You know I say nothing to him, for he understands not me, nor I him.
What say you then to Falconbridge, the young baron of England
That he hath a neighborly charity in him, for he borrowed a box of the ear of the Englishman and swore he would pay him again when he was able. I think the Frenchman became his surety and sealed under for another.
What think you of the Scottish lord, his neighbor?
Very vilely in the morning, when he is sober, and most vilely in the afternoon, when he is drunk. When he is best he is a little worse than a man, and when he is worst he is little better than a beast.
How like you the young German, the Duke of Saxony’s nephew?
You need not fear, lady, the having any of these lords. They have acquainted me with their determinations, which is indeed to return to their home and to trouble you with no more suit unless you may be won by some other sort than your father’s imposition depending on the caskets.
If he should offer to choose and choose the right casket, you should refuse to perform your father’s will if you should refuse to accept him.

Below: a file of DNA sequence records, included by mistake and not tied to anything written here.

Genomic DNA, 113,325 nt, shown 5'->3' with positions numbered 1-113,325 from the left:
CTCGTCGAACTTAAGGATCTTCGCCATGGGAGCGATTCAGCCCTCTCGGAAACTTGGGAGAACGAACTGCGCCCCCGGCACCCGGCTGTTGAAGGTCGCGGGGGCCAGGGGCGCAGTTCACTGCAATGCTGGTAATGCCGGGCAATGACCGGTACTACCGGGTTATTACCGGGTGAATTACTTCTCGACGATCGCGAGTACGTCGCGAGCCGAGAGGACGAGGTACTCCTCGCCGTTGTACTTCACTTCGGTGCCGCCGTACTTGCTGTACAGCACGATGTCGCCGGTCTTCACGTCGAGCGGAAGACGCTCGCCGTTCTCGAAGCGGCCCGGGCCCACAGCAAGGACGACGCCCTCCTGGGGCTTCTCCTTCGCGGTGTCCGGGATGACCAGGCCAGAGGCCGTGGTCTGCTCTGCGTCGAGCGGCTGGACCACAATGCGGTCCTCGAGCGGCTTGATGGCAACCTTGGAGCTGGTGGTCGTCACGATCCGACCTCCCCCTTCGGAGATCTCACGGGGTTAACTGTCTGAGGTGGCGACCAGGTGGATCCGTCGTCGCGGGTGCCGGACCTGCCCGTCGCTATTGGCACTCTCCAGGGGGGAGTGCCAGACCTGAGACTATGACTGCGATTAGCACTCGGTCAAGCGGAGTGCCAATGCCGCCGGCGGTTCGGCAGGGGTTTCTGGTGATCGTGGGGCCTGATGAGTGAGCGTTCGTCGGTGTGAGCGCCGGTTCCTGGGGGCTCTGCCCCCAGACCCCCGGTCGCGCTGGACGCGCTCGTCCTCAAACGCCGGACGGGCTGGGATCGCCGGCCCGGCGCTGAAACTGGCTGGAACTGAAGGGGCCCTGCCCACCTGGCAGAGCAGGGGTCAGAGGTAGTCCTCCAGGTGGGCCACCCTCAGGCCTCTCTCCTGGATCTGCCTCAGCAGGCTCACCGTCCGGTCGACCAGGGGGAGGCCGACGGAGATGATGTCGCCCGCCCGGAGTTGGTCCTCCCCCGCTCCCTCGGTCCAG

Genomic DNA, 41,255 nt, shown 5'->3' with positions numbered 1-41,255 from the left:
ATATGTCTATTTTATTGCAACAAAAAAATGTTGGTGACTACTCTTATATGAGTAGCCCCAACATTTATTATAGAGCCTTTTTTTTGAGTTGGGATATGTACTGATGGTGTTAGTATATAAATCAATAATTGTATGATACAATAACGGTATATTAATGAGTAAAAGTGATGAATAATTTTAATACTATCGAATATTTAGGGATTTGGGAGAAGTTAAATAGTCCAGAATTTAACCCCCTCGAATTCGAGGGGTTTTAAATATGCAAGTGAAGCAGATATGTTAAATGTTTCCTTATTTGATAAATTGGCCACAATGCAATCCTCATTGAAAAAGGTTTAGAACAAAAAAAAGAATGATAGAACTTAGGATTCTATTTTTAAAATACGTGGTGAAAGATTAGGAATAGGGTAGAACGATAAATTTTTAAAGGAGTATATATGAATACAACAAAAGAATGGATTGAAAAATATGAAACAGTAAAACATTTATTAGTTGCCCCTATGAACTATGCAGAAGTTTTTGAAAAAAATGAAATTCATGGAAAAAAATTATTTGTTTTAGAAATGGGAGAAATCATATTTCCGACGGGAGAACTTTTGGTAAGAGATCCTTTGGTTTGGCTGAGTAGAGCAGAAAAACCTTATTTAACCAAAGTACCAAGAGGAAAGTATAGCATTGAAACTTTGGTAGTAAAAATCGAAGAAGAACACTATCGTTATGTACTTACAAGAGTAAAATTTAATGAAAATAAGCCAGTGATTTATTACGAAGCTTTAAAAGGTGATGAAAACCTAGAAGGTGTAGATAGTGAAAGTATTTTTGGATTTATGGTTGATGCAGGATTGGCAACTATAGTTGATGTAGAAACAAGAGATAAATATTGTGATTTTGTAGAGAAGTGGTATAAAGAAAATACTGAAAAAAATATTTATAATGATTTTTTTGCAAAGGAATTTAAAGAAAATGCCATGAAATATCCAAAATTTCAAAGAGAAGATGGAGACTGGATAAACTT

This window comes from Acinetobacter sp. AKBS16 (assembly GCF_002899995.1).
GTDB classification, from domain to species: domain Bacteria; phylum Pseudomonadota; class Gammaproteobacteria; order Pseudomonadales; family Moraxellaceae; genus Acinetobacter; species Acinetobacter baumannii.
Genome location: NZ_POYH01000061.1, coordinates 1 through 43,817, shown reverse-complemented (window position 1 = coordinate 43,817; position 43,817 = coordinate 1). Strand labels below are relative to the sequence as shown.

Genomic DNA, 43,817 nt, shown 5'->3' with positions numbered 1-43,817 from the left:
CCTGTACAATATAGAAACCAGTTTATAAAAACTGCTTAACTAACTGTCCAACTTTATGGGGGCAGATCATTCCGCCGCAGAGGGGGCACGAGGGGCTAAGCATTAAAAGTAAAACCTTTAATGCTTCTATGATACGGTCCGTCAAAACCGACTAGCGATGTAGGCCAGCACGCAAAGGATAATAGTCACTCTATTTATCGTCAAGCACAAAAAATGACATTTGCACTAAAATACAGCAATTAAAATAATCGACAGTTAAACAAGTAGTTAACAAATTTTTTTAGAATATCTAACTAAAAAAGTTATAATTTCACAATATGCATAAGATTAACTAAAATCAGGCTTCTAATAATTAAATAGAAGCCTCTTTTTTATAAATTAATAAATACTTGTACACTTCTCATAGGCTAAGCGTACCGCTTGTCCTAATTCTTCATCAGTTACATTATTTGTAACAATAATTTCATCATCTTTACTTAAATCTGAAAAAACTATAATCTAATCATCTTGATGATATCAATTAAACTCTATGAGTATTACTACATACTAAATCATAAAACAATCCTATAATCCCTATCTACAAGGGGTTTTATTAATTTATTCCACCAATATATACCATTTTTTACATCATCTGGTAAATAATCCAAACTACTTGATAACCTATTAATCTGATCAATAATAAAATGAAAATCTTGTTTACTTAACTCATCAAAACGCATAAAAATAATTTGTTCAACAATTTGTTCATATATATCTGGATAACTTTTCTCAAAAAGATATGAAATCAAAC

Yes, yes, it was Bassanio—as I think he was so called.
Do you not remember, lady, in your father’s time a Venetian, a scholar and a soldier, that came hither in company of the Marquess of Montferrat?
True, madam. He, of all the men that ever my foolish eyes looked upon, was the best deserving a fair lady.
If I could bid the fifth welcome with so good a heart as I can bid the other four farewell, I should be glad of his approach. If he have the condition of a saint and the complexion of a devil, I had rather he should shrive me than wive me.
The four strangers seek for you, madam, to take their leave. And there is a forerunner come from a fifth, the Prince of Morocco, who brings word the prince his master will be here tonight.